New iPad is another piece in Apple’s bid to change the face of TV

What do you think to the new iPad announced yesterday?  What about the updates to Apple TV?  For those wanting an Apple television and a revolutionary new iPad the announcement was, perhaps, an anti-climax but it was another marketing masterclass from the Cupertino-based company.  Yesterday’s announcements were, I believe, more about Apple putting the final pieces of its strategy in place for its attempt, later in the year, to revolutionize the television industry.

In recent years TV Everywhere – all your content on every device, when you want it – has become the latest service for Pay TV operators and telecommunications service providers looking to reduce churn and increase revenues.  Increasingly consumers are demanding 1080p [true HD] as the default resolution.  Apple’s iPad and TV updates yesterday play to  the launch of its own TV Everywhere later in the year… and yes, it’s likely that there’ll also be an Apple television before the end of the year.

HD video on Apple TV + a second 1080p resolution companion screen + Apple TV HD + iCloud + a revolutionary Siri-powered EPG + a large screen Apple television = an insanely awesome TV service?  The creation of an ecosystem that makes it easy to store content between pre-integrated devices is a critical part of Apple’s desires on the TV industry.  Oh, and there’s also likely to be some smart marketing!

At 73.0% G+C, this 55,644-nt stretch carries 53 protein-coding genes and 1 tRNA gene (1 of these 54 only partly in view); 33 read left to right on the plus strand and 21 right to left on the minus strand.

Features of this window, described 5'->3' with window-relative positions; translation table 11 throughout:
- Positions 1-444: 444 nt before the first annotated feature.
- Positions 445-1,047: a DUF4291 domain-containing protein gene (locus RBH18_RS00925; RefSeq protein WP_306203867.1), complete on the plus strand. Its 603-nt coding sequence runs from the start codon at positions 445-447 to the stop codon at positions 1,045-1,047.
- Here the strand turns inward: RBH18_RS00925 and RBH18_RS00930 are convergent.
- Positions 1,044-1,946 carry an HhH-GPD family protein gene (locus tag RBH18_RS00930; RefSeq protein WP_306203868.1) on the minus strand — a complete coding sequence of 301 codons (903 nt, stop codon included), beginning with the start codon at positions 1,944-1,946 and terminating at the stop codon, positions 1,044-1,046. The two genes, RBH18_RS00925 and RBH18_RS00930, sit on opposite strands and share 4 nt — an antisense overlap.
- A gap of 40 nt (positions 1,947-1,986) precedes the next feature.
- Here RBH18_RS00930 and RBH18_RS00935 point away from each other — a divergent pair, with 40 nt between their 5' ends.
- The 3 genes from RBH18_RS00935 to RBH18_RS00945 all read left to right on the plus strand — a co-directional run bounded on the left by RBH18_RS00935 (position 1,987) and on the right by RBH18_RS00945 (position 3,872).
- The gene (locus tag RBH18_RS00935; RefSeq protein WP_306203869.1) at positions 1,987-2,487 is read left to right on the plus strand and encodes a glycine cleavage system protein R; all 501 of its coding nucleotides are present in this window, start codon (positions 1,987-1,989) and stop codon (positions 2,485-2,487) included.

5 Replies to “New iPad is another piece in Apple’s bid to change the face of TV”

  1. Takes more than a screen and soe ondemand content to make a TV, hw is it goinng to get non ip conttent…….? Tuner…pfft hardly any content on networks, cablecard like the tivo 4? Cant do on demand.

    1. I agree – and I don’t think Apple’s strategy will be about being responsible for delivering content from FTA broadcast, PayTV operators, or on-demand OTT service providers. I think what the new iPad shows us is that the strategy is more likely to be about the way in which viewers consume the content. 1080p content on an Apple TV set, a retina-screen iPad, HD movies and TV programmes purchased via the iTunes store, and stored in the iCloud for viewing on any device as and when the consumer wants to.

      I also think that the key to Apple’s strategy will include some kind of EPG that brings content from various sources together to make it easy for the viewer to find what they are looking for, and share with other Apple devices [including encrypted content from PayTV operators], without the need for navigating multiple service menus.

      This type of technology/EPG is already being offered by a number of vendors, but no-doubt Apple’s marketing machine will make consumers think that its something only they can deliver.

  2. I can’t help but wonder if the eye glass/laser surgery industry is gearing up for the inevitable problems with human eyes in the future.

    1. Hi Bonnie, I would be surprised if we see some kind of eye surgery in the coming years to enable a heads-up display AI capability of some kind. It sounds like something from an action/sci-fi movie, but I have no doubt we’ll see it at some point in the not too distant future. L

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